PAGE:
A Georgia fitness motivator’s passionate rant on the negative effects of obesity has gone viral, amassing more than 3 million views on Facebook and some 31,000 shares.
John Burk, a 31-year-old former drill sergeant in the U.S. Army, published the video on July 5, but it only attracted widespread attention this week.
“Your personality might be beautiful, but your body is not. It is not okay to be overweight,” he said at the outset of the video.
Burk, who told TheBlaze he faced some bullying in his younger days for being “a little chunky,” said what really bothers him is when he watches parents raise their children to be unhealthy.
“I’ll watch someone overweight come in that [fast food] restaurant,” he said. “And you know what I’m looking for right behind them? The children that are exactly the same way. Direct reflections of those people because they can’t teach them right. Because they are too lazy to go out there and cook a f***ing healthy meal.”
“So don’t tell me some bulls*** excuse as to, ‘I just can’t.’ Motherf***** that is bull**** and you know it. That is bull****. You’re trying to just pass that excuse off because you are simply f****** lazy,” he added. “It requires some effort to get up there and take an active role in your children’s life. That’s what’s called being a parent …. but instead you are going to feed them s***. Garbage after garbage after garbage.”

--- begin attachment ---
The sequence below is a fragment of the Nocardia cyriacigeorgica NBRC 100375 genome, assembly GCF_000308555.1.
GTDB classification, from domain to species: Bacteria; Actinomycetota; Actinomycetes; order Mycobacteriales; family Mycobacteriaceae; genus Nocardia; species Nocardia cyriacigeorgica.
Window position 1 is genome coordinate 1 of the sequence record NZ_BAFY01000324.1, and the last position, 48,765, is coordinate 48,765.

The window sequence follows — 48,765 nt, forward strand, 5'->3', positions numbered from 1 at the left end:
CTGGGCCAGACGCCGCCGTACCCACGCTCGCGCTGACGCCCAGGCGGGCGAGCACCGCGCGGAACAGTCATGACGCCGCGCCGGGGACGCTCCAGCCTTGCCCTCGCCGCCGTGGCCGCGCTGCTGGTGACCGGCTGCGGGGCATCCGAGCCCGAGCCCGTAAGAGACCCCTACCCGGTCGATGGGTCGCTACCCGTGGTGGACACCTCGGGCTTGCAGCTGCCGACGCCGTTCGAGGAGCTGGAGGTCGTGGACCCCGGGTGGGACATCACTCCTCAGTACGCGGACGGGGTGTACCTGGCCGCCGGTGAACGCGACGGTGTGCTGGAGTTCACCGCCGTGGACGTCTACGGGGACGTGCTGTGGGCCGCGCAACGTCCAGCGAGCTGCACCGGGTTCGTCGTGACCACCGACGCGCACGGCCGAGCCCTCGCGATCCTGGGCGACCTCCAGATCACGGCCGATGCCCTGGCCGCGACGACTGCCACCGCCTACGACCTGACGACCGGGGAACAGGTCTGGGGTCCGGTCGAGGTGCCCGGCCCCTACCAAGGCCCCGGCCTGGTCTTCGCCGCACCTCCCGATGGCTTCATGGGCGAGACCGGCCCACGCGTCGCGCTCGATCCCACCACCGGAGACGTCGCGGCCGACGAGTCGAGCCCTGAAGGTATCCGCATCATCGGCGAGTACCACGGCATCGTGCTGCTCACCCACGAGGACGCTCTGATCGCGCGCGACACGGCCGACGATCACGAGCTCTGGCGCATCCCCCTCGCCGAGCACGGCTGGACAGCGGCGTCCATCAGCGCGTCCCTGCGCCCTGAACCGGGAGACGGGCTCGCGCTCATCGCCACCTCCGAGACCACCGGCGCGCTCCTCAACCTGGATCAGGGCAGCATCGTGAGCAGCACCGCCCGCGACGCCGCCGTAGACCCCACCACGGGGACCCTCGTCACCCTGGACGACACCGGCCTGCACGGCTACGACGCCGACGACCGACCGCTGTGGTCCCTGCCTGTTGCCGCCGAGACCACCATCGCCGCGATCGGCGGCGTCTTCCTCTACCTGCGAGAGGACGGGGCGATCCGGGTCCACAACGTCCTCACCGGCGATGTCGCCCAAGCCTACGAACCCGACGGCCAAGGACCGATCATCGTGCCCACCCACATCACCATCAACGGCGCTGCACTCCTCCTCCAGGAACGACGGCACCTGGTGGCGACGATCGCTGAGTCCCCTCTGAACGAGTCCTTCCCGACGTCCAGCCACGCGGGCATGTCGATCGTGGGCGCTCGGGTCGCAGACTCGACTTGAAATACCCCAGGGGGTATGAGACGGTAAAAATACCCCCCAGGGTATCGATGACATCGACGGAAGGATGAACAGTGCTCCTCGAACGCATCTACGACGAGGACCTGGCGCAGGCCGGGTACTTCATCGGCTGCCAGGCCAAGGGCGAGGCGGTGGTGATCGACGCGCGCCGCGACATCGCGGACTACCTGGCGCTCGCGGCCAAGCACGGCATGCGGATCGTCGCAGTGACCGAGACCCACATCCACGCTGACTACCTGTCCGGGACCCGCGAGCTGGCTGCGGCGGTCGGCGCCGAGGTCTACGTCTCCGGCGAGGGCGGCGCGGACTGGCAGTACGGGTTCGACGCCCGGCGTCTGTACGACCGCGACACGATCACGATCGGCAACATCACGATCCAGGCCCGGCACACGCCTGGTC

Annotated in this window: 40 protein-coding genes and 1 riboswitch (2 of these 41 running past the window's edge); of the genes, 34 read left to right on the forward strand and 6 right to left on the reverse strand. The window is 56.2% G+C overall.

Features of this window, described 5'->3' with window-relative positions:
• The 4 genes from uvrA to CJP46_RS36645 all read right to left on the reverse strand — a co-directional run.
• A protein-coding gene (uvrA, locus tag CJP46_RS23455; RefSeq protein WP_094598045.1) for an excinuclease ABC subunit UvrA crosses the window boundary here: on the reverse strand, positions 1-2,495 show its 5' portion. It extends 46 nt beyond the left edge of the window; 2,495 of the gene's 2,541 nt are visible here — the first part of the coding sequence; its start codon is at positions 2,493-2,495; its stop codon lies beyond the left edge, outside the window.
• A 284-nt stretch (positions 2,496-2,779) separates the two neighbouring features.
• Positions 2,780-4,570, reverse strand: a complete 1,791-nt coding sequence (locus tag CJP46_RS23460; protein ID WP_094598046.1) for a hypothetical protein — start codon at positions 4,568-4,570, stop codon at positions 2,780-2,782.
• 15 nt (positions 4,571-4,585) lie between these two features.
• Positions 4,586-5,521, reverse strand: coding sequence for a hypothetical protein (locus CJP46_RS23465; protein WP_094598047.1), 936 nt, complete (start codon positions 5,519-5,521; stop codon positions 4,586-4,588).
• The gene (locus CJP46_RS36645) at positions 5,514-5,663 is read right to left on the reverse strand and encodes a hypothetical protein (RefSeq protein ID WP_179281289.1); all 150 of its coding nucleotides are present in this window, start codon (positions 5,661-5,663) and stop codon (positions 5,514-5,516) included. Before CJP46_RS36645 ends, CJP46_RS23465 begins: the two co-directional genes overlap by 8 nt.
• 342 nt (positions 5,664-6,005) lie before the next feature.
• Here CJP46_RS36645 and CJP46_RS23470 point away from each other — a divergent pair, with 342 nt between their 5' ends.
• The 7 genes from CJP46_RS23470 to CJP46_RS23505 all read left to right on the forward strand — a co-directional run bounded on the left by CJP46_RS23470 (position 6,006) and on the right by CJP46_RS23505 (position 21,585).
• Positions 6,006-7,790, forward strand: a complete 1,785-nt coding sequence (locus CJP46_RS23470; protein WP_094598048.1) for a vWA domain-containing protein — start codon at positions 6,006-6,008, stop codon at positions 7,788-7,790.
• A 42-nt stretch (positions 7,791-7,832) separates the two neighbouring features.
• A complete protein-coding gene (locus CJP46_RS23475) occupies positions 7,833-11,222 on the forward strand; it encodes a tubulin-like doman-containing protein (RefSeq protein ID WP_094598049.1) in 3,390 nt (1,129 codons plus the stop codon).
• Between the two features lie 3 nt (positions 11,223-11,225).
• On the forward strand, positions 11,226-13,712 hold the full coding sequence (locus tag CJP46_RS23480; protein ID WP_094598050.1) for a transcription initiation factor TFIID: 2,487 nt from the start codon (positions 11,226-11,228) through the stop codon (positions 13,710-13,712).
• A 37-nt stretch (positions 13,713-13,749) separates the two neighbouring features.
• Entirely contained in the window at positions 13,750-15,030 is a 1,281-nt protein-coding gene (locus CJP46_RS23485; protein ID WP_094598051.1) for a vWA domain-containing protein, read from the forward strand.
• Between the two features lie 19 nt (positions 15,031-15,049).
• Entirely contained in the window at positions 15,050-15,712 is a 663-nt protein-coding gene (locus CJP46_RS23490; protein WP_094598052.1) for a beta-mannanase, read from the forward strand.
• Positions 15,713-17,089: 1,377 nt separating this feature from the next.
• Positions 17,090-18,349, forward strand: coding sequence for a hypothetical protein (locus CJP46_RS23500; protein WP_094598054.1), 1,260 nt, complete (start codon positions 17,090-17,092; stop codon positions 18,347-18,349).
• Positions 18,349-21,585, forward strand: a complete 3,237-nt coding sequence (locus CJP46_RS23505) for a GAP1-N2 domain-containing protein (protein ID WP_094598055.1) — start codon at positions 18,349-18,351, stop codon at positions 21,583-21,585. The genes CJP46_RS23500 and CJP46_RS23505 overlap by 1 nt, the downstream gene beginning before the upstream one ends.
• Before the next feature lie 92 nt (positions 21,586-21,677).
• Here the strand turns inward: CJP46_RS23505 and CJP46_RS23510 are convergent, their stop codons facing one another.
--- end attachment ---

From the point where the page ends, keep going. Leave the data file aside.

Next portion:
The 31-year-old said it’s no surprise their children will be bullied.
“And then you’re going to wonder why your children get made fun of at school? Yeah, that’s a fact of life people. Bullying is out there. Who do they go for first? The overweight kids. Why? That’s just how life is. I don’t agree with it, I was bullied, but that’s just the way it is,” he said.
“You’re putting your children at risk for low self-confidence when you feed them s*** after s***. And I don’t even want to mention how unhealthy it is!” Burk added.
Burk told TheBlaze that his video was not him trying to fat-shame, but instead raise awareness. He compared his message to the anti-smoking campaign which encouraged others to live a healthier life.
“I just put it in a form that wakes them up and slaps the in the face with what’s going to happen,” he said. “Look at the children aspect of it. These kids don’t know any better.”
The Georgia fitness motivator also said he wanted to deliver a message to the media, which he contended has inaccurately framed his video as one which encourages fat-shaming.
“Why is it acceptable in our society for people to post songs that say ‘F that skinny you-know-what,’ or people to stereotype gym-heads or gym-rats and say these skinny women are yada-yada-yada — and you say one thing about someone who is obese and suddenly you are a fat-shamer,” Burk told TheBlaze. “How does that work? How is okay to do it to one group of people but when you do it to another you are suddenly attacked?”
Burk said that his Facebook page has nearly doubled in size in the past 48 hours. He added that in the next few weeks he will be launching a website providing free fitness and nutrition advice for people interested in losing weight.
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